| Abstract|| |
Background: Attitude of doctors towards specific medical conditions plays a crucial role in patient care. Internship, being the final stage in undergraduate medical students' training, can have a bearing on the attitude they develop towards various specialties. However, there is dearth of Indian studies comparing the attitude of interns towards psychiatric illness and other chronic medical conditions. In this background, the study was conceived with the objective of comparing the attitude of interns towards psychiatric illness and other chronic medical conditions.
Aims: (1) To compare the attitude of interns towards Psychiatric illness and Diabetes Mellitus. (2) To compare the attitude of interns towards Psychiatric illness and HIV/AIDS.
Setting and Design: Conducted at Sri Siddhartha medical college, Tumakuru as a cross sectional study.
Methodology: The sample for this cross sectional study comprised of 130 interns in a tertiary care teaching hospital who had completed their postings in Psychiatry. Medical Condition Regard Scale (MCRS) was used to assess the attitude of interns towards Psychiatry, Diabetes Mellitus and HIV/AIDS.
Statistical Analysis: SPSS 20 was used with Descriptive statistics and non-parametric tests to analyze the data obtained.
Results: There was no significant difference between the overall MCRS scores for Diabetes Mellitus and psychiatric illnesses. However, many individual items and the overall scores of MCRS were significantly higher for psychiatric illnesses when compared to those for HIV/AIDS.
Conclusions: The attitude of interns towards Psychiatric illness was comparable to that towards Diabetes Mellitus. However, their attitude towards Psychiatric illness was more favorable than that towards HIV/AIDS. Further studies need to focus on the various aspects of stigma/ attitude and the effect of undergraduate medical training on those aspects.
Keywords: Attitude, interns, Medical Condition Regard Scale, psychiatry
|How to cite this article:|
Hemanthkumar BG, Keertish N, Sathyanarayana M T. Is there any difference between attitude of interns toward psychiatric illness and other chronic medical conditions? A comparative study. Indian J Psychiatry 2018;60:195-8
|How to cite this URL:|
Hemanthkumar BG, Keertish N, Sathyanarayana M T. Is there any difference between attitude of interns toward psychiatric illness and other chronic medical conditions? A comparative study. Indian J Psychiatry [serial online] 2018 [cited 2020 May 31];60:195-8. Available from: http://www.indianjpsychiatry.org/text.asp?2018/60/2/195/239135
| Introduction|| |
Internship is an important and mandatory component of undergraduate medical curriculum in India. Interns are exposed to different specialties during the tenure of 1 year, which not only helps them in understanding various specialty-related aspects, but also their own preferences and attitudes. Old attitudes are reshaped and new ones are formed during the entire undergraduate training when they have varying levels of clinical exposure. However, it is only during internship, when they are in a position to assess and manage various common illnesses, that their attitudes have a direct bearing on the patient care. Patient care can be expected to be good with positive attitudes and vice versa.
Psychiatry, as a specialty, has been plagued by stigma  and a negative attitude, which is not only restricted to the general public, but also very common among the doctors., This is despite the tremendous advancements that have been made in the neurobiological understanding and treatment of psychiatric illnesses. The reasons for persistence of stigma could be many, including relative lack of objectivity compared to other medical illnesses such as diabetes mellitus (where blood sugar levels can be easily recorded) and misconceptions (“it is all in the mind,” “they are dangerous,” and “it is a result of his/her own thinking”).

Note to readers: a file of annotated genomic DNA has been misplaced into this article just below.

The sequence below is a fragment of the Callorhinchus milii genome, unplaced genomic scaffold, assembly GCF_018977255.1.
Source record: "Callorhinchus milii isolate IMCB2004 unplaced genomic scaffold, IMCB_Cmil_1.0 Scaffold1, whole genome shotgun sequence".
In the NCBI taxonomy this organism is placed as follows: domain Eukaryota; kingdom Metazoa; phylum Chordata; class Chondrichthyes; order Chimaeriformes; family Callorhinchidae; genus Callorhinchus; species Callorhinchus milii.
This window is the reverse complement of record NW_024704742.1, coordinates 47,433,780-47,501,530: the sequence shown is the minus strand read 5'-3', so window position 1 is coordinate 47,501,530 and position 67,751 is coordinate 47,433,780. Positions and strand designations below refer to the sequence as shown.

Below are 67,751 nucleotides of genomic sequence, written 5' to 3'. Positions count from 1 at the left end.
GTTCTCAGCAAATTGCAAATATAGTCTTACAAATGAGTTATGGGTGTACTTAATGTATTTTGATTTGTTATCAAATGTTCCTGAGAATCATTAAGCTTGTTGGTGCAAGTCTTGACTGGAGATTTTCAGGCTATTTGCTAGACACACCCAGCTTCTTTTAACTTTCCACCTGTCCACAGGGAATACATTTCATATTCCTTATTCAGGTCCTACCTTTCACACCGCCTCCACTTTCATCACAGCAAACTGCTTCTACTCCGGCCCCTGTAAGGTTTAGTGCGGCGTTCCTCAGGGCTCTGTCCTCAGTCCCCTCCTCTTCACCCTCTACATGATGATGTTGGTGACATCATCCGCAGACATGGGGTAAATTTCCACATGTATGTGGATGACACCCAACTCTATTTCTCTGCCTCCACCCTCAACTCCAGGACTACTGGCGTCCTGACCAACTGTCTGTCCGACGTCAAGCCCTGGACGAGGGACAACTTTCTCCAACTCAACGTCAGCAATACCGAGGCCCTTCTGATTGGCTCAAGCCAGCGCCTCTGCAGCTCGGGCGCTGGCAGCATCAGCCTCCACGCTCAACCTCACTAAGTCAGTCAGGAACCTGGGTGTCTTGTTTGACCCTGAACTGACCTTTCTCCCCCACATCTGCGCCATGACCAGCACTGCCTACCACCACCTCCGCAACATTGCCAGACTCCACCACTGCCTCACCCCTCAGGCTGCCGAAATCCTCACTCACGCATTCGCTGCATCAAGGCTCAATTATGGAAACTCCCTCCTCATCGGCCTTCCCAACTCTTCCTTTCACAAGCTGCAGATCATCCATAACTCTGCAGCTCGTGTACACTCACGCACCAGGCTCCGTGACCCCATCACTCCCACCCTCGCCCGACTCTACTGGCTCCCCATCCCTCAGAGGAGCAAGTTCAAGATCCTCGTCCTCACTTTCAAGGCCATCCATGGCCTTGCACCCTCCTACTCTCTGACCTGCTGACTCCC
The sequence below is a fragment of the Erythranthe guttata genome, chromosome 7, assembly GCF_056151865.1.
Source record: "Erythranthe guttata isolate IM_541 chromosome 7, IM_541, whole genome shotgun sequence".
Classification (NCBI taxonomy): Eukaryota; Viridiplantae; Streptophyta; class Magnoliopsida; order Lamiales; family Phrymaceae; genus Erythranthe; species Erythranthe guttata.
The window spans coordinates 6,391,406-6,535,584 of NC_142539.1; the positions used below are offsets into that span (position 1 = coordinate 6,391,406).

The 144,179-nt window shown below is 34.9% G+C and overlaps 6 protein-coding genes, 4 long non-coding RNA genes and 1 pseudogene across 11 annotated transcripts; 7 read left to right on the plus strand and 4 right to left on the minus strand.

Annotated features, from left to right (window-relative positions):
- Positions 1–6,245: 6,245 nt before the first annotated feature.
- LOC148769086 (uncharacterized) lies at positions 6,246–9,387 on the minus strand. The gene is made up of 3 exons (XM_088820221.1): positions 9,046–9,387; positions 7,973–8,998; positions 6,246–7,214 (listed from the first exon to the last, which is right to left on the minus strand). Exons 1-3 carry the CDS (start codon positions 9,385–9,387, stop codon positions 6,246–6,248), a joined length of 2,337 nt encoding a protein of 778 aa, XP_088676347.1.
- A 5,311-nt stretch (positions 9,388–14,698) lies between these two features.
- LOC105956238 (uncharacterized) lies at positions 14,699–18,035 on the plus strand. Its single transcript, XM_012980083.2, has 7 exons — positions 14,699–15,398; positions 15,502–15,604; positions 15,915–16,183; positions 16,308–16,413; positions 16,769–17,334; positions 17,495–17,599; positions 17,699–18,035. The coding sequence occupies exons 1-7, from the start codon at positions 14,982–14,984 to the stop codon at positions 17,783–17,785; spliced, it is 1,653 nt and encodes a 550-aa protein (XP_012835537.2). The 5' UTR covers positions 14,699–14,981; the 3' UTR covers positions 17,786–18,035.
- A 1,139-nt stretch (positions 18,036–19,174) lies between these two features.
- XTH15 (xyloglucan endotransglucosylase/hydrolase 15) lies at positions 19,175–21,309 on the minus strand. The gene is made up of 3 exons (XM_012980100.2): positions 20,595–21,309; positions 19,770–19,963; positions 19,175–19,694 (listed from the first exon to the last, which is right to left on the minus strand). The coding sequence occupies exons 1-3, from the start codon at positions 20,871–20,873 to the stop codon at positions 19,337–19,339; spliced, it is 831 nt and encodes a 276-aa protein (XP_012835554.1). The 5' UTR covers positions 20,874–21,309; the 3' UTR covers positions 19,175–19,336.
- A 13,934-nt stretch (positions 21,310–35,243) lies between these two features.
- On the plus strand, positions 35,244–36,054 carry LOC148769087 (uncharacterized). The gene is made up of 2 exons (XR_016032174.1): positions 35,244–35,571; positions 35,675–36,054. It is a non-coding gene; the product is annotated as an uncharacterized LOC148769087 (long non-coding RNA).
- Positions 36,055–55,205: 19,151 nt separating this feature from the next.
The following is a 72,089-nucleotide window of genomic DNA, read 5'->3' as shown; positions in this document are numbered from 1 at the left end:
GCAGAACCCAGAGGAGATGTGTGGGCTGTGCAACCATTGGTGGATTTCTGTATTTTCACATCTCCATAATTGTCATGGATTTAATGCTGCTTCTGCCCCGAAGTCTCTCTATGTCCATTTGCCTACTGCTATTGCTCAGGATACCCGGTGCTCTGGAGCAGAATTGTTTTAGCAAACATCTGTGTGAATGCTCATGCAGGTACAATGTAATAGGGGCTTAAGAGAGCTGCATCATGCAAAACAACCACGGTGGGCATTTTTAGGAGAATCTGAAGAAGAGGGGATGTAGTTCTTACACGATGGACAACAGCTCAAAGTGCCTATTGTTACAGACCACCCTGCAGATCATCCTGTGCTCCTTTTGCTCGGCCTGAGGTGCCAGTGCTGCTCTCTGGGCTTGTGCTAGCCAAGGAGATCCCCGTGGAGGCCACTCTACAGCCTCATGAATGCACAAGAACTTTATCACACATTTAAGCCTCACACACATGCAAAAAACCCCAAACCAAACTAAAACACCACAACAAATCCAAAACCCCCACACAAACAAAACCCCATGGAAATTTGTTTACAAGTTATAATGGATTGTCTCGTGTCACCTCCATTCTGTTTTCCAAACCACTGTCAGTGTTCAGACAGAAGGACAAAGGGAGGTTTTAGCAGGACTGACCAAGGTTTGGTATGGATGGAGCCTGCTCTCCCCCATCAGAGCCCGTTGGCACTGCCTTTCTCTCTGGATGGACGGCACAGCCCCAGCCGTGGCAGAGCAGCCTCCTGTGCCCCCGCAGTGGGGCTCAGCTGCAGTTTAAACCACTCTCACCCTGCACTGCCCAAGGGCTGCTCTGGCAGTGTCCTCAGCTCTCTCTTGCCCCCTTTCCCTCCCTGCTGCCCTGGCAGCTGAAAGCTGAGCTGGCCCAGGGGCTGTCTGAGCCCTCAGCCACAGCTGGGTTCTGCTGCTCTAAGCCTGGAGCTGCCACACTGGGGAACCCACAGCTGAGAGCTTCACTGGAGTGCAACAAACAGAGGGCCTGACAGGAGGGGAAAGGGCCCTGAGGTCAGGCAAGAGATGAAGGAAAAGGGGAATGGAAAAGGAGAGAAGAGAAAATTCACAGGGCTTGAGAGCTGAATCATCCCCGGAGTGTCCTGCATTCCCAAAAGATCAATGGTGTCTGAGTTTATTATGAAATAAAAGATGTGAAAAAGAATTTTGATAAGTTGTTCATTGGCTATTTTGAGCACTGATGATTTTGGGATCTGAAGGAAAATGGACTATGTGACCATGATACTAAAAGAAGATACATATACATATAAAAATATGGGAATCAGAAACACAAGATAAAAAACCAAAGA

Very few studies have been conducted to assess the difference in attitude toward various types of medical conditions and most of them are on medical and paramedical students.,, These studies have shown that physical illnesses are rated higher than psychological conditions such as somatoform disorders or psychosis. However, there are also studies which have demonstrated that the attitude toward psychiatric illnesses improved with greater exposure. Therefore, it is more prudent that such comparative studies are conducted on interns, who have the maximum exposure among undergraduate trainees and they are unlikely to have further exposure unless they opt to take up psychiatry as their specialization. In this background, the study was conceived to compare the attitude of interns toward psychiatry and other chronic medical illness which included diabetes mellitus and HIV/AIDS.
| Materials and Methods|| |
The study was conducted in the Department of Psychiatry at Sri Siddhartha Medical College and Research Hospital from January 2014 to December 2015.
The sample comprised 130 interns who consented to participate in the study. Those interns who had not completed their 2 weeks' posting in psychiatry and those with major psychiatric illnesses/substance use disorders, family history of psychiatric illness, and who had previous contact with psychiatrists were excluded from the study.
A brief questionnaire inquiring about sociodemographic details was used to obtain data such as age, gender, and religion. The attitudes of interns toward psychiatric illness and chronic medical condition (represented by diabetes mellitus and HIV/AIDS) were evaluated using the Medical Condition Regard Scale (MCRS) [Appendix 1]. MCRS is a noncondition specific scale to capture biases, emotions, and expectations regarding various medical conditions. It contains 11 items rated through a 6-point Likert scale (1 = strongly disagree, 2 = disagree, 3 = not sure but probably disagree, 4 = not sure but probably agree, 5 = agree, and 6 = strongly agree). Five items that are worded negatively are reverse scored for analysis. The item number 7 is modified (from wastage of medical dollars to wastage of money) to suit Indian context. MCRS score (minimum score – 6 and maximum score – 66) was considered as an indicator of attitude toward the conditions studied.